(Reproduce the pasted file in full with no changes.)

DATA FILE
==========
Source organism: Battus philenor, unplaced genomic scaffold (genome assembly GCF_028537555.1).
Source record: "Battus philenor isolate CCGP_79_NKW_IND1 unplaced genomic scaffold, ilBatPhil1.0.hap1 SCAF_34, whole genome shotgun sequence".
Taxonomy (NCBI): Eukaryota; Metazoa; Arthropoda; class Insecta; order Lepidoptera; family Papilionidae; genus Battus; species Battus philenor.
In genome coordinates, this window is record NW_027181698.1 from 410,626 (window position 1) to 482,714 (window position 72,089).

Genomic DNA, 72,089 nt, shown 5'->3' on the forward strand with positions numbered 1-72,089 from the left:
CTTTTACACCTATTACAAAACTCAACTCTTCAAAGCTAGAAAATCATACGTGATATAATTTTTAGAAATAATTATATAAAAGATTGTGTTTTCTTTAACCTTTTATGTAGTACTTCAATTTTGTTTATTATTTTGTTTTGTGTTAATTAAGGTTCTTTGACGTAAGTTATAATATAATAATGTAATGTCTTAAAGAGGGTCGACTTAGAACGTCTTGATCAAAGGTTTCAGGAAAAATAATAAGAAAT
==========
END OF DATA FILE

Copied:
Source organism: Battus philenor, unplaced genomic scaffold (genome assembly GCF_028537555.1).
Source record: "Battus philenor isolate CCGP_79_NKW_IND1 unplaced genomic scaffold, ilBatPhil1.0.hap1 SCAF_34, whole genome shotgun sequence".
Taxonomy (NCBI): Eukaryota; Metazoa; Arthropoda; class Insecta; order Lepidoptera; family Papilionidae; genus Battus; species Battus philenor.
In genome coordinates, this window is record NW_027181698.1 from 410,626 (window position 1) to 482,714 (window position 72,089).

Genomic DNA, 72,089 nt, shown 5'->3' on the forward strand with positions numbered 1-72,089 from the left:
CTTTTACACCTATTACAAAACTCAACTCTTCAAAGCTAGAAAATCATACGTGATATAATTTTTAGAAATAATTATATAAAAGATTGTGTTTTCTTTAACCTTTTATGTAGTACTTCAATTTTGTTTATTATTTTGTTTTGTGTTAATTAAGGTTCTTTGACGTAAGTTATAATATAATAATGTAATGTCTTAAAGAGGGTCGACTTAGAACGTCTTGATCAAAGGTTTCAGGAAAAATAATAAGAAAT